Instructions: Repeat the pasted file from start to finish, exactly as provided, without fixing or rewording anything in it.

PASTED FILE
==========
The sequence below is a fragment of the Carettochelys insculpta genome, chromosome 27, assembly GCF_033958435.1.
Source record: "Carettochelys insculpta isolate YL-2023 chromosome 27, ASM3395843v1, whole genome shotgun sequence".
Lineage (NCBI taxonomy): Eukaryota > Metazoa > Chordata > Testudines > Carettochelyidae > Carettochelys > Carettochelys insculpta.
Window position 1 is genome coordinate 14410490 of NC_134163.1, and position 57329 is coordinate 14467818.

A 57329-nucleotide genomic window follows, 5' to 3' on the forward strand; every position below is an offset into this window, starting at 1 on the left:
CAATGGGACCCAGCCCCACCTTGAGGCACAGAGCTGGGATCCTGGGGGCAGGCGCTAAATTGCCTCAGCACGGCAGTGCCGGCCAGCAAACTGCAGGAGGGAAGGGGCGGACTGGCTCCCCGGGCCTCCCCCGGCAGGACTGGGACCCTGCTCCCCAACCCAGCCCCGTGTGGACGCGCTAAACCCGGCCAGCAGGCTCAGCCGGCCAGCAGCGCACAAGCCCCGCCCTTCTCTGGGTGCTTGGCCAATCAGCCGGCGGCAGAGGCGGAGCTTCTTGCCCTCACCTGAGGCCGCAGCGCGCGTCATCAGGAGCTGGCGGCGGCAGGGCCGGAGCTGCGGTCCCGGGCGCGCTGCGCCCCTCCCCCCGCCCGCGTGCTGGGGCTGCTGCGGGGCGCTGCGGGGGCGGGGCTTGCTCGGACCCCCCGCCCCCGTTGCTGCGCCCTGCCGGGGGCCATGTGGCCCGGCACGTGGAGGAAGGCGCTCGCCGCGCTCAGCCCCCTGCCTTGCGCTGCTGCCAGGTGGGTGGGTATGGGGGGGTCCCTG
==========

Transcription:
The sequence below is a fragment of the Carettochelys insculpta genome, chromosome 27, assembly GCF_033958435.1.
Source record: "Carettochelys insculpta isolate YL-2023 chromosome 27, ASM3395843v1, whole genome shotgun sequence".
Lineage (NCBI taxonomy): Eukaryota > Metazoa > Chordata > Testudines > Carettochelyidae > Carettochelys > Carettochelys insculpta.
Window position 1 is genome coordinate 14410490 of NC_134163.1, and position 57329 is coordinate 14467818.

A 57329-nucleotide genomic window follows, 5' to 3' on the forward strand; every position below is an offset into this window, starting at 1 on the left:
CAATGGGACCCAGCCCCACCTTGAGGCACAGAGCTGGGATCCTGGGGGCAGGCGCTAAATTGCCTCAGCACGGCAGTGCCGGCCAGCAAACTGCAGGAGGGAAGGGGCGGACTGGCTCCCCGGGCCTCCCCCGGCAGGACTGGGACCCTGCTCCCCAACCCAGCCCCGTGTGGACGCGCTAAACCCGGCCAGCAGGCTCAGCCGGCCAGCAGCGCACAAGCCCCGCCCTTCTCTGGGTGCTTGGCCAATCAGCCGGCGGCAGAGGCGGAGCTTCTTGCCCTCACCTGAGGCCGCAGCGCGCGTCATCAGGAGCTGGCGGCGGCAGGGCCGGAGCTGCGGTCCCGGGCGCGCTGCGCCCCTCCCCCCGCCCGCGTGCTGGGGCTGCTGCGGGGCGCTGCGGGGGCGGGGCTTGCTCGGACCCCCCGCCCCCGTTGCTGCGCCCTGCCGGGGGCCATGTGGCCCGGCACGTGGAGGAAGGCGCTCGCCGCGCTCAGCCCCCTGCCTTGCGCTGCTGCCAGGTGGGTGGGTATGGGGGGGTCCCTG